Friendly Execution

You’re in an unfamiliar situation. People you know are there, though they are all acting strange. As the scene moves on, it becomes clear that you’re about to be executed by friends and you have no idea why. Find out why and attempt to save yourself.

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2 thoughts on “Friendly Execution

  1. lori k

    She clearly looked to be white but her birth certificate said that her mother was caucasian but her father had been black.

    The men that stood before her in their crisp, clean uniforms yelled and pointed, screaming racial slurs that hurt not only her ears but also her very soul.

    She had not been raised with her paternal father. He had died when she was merely a baby. Her mother had moved the small family to a northern state and married another. He had not even known the true race of the three young girls that had taken his last name.

    “What have I done wrong?” Lisa cried out to the men that formed a crowd around her.

    One of the men that stood before her took the burning cigarette out of his mouth and walked slowly up to the frightened woman.

    “You have pretended to be one of us bitch,” he yelled in her face. Spit flew from cracked lips, landing on her fevered cheeks. “That is a crime that you will pay for with your pathetic life.”

    “No, please,” she begged but it was in vain. She looked around her and saw the bodies of so many others that were no more black of skin than she. There was no hope, not for her.

    Then a face broke through the crowd. A man that she had know since her childhood. The man that she knew as her daddy. He had adopted her. He loved her. He would fix this mess and they would leave this ugly place arm in arm.

    But then the truth fell upon Lisa as the man that she had known as her father walked out of the crowd of antagonists. He wore one of their uniforms. He was not just a soldier, he was their leader.

    “Give me the weapon,” he said as he watched her crumble to the cold, wet ground.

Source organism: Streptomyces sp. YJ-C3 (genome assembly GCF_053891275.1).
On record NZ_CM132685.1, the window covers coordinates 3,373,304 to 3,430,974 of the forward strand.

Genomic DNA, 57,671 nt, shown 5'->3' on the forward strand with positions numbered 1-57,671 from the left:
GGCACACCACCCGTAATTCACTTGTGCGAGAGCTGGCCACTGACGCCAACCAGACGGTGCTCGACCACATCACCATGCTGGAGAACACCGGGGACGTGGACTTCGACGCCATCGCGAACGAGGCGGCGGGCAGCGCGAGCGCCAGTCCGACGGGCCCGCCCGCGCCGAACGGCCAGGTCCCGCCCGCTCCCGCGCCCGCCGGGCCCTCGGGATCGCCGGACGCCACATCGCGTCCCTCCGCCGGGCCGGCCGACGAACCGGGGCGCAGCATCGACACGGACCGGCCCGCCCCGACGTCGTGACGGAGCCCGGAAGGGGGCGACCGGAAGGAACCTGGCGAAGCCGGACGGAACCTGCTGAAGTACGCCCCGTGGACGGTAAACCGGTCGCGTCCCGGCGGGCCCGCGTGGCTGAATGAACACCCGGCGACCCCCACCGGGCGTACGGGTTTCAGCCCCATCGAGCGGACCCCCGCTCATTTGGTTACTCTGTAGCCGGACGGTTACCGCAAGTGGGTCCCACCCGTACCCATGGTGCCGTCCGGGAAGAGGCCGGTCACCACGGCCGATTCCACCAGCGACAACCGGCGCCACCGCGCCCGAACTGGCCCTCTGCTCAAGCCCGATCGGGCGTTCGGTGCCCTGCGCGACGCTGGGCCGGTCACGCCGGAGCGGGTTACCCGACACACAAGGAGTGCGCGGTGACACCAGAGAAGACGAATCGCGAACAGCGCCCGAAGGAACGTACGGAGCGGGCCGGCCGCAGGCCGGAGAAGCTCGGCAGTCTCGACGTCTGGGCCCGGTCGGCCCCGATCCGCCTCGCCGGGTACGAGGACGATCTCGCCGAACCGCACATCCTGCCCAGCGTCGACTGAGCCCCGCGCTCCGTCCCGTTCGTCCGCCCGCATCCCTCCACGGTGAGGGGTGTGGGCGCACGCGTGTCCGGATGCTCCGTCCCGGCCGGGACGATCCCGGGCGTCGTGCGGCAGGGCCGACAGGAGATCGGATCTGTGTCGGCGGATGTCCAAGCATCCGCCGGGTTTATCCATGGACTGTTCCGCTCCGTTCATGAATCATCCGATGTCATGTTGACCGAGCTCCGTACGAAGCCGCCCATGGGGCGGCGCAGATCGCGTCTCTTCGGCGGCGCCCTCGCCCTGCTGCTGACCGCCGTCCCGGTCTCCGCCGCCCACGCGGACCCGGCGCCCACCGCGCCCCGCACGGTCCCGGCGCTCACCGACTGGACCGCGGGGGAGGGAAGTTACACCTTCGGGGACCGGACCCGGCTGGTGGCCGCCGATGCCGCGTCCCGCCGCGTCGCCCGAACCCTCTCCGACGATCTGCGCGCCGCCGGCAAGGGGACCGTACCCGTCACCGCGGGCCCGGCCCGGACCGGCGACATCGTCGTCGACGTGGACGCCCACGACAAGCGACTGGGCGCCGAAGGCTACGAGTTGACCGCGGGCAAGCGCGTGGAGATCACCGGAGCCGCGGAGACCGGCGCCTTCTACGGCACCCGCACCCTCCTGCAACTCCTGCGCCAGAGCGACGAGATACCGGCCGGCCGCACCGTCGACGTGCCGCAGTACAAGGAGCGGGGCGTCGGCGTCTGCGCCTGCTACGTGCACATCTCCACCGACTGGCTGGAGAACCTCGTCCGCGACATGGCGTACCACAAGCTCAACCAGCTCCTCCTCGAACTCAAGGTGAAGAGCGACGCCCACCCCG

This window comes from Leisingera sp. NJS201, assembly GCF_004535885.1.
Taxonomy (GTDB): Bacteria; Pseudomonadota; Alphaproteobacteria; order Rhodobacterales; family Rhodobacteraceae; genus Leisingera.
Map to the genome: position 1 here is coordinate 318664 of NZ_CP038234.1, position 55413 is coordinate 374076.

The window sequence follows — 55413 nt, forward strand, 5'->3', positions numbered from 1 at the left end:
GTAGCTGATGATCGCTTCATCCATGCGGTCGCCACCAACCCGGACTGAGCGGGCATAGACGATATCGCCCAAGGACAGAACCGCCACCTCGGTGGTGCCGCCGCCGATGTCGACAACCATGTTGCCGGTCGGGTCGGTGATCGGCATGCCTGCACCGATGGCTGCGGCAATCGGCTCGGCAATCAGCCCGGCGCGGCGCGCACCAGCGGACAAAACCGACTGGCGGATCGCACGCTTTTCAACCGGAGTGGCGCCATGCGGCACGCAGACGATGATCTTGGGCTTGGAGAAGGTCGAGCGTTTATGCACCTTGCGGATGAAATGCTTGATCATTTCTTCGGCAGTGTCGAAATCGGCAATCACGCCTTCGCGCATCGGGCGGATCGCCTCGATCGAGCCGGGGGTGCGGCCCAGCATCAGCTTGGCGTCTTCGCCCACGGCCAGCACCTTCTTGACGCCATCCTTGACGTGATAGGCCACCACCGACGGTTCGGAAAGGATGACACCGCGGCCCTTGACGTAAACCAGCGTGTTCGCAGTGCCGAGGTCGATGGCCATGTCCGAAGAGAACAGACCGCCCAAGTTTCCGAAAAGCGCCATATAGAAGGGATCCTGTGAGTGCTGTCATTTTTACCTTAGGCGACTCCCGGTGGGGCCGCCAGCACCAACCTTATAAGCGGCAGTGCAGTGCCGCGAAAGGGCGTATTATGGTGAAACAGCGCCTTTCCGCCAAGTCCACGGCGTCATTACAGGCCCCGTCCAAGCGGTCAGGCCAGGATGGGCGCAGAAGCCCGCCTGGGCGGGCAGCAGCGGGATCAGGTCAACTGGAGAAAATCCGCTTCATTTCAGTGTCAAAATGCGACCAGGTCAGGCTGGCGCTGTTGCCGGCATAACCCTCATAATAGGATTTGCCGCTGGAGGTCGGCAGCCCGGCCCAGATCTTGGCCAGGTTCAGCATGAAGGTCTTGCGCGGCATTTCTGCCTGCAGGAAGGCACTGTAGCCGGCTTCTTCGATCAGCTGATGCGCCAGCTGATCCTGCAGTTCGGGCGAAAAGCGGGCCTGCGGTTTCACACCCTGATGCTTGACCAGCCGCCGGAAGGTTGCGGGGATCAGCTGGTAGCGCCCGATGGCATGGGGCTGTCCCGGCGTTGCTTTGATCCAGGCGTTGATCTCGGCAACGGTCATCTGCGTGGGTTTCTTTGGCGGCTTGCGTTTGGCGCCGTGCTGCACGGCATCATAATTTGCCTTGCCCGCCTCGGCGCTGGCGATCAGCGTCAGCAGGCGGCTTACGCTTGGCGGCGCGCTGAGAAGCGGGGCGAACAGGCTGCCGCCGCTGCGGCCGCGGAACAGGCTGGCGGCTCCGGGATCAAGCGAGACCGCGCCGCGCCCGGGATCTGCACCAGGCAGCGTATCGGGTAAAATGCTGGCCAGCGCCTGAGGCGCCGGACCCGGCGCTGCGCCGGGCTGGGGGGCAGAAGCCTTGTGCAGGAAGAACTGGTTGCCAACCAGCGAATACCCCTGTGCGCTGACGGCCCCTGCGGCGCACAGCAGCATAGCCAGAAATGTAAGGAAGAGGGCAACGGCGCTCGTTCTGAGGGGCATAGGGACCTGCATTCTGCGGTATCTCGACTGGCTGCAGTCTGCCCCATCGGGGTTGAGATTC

“Give me the gun,” he repeated,”I’ll kill her. It will be my pleasure.”

    Lisa didn’t look up into the face of evil. It was there as surely as the sun was in the sky. She didn’t need
    to be reminded of who was there to be her executioner.

    His words had done more than any bullet ever could. The words had already killed her.

  2. kathleenmagner

    Harriet stormed for the front hatch.

    “No,” said Sargent. He grabbed her wrist and halted her departure. “You can’t go, Harri.”

    Wheeling on him, Harriet poured out all the aggravation swelling over the past hour. “What do you mean I can’t go?”

    “You have to stay,” said Merry, “we have to do this.”

    She smiled that sweet smile she used on their most difficult clients, the ones who didn’t understand why their cryofunds couldn’t be instantaneously transferred across the solar system.

    “This way,” said Sargent.

    Harriet scowled when he tugged her arm, crinkling her suit’s plastic sleeve. His unrelenting grip convinced her to traipse down the hall and into the sitting room before he decided to simply carry her back inside.

    The circular arrangement of high backed stools remained unchanged from when she’d turned away from the threesome and sought the exit. Sargent led her to the hip-high glass table cleared of cups and dishes, digital readers and holographic resolvers accompanying a regular evening. Tonight, all such niceties had vanished, leaving room for their collective judgment.


    “No.” Harriet tried wrenching her arm free, but Sargent wouldn’t slacken his grip.

    “It’s for your own good,” said Benny.

    He planted his massive hands on her shoulders, raised veins poking from his pallid skin and strengthening his gaunt fingers. When he pushed down and Sargent stepped forward, their combine efforts undermined her knees and Harriet stumbled against the table’s edge before plopped like a spattered bug upon the glass.

    Curling her legs up and under her, Harriet clasped the vacuumed zippers threading the chest of her suit. “I don’t understand why you’re doing this.”

    “It’s time for you to go,” said Merry.

    “What do you think I was trying to do?” She swept an angry hand at hatch lost around the corner and the trio flinched as one.

    “You can’t go that way,” said Sargent, “not again.”

    “Lay down,” said Benny. He patted the glass like a pillow.

    Harriet shook her head. “This is insane.”

    “Then indulge us,” said Merry, “and it’ll be over that much faster.”

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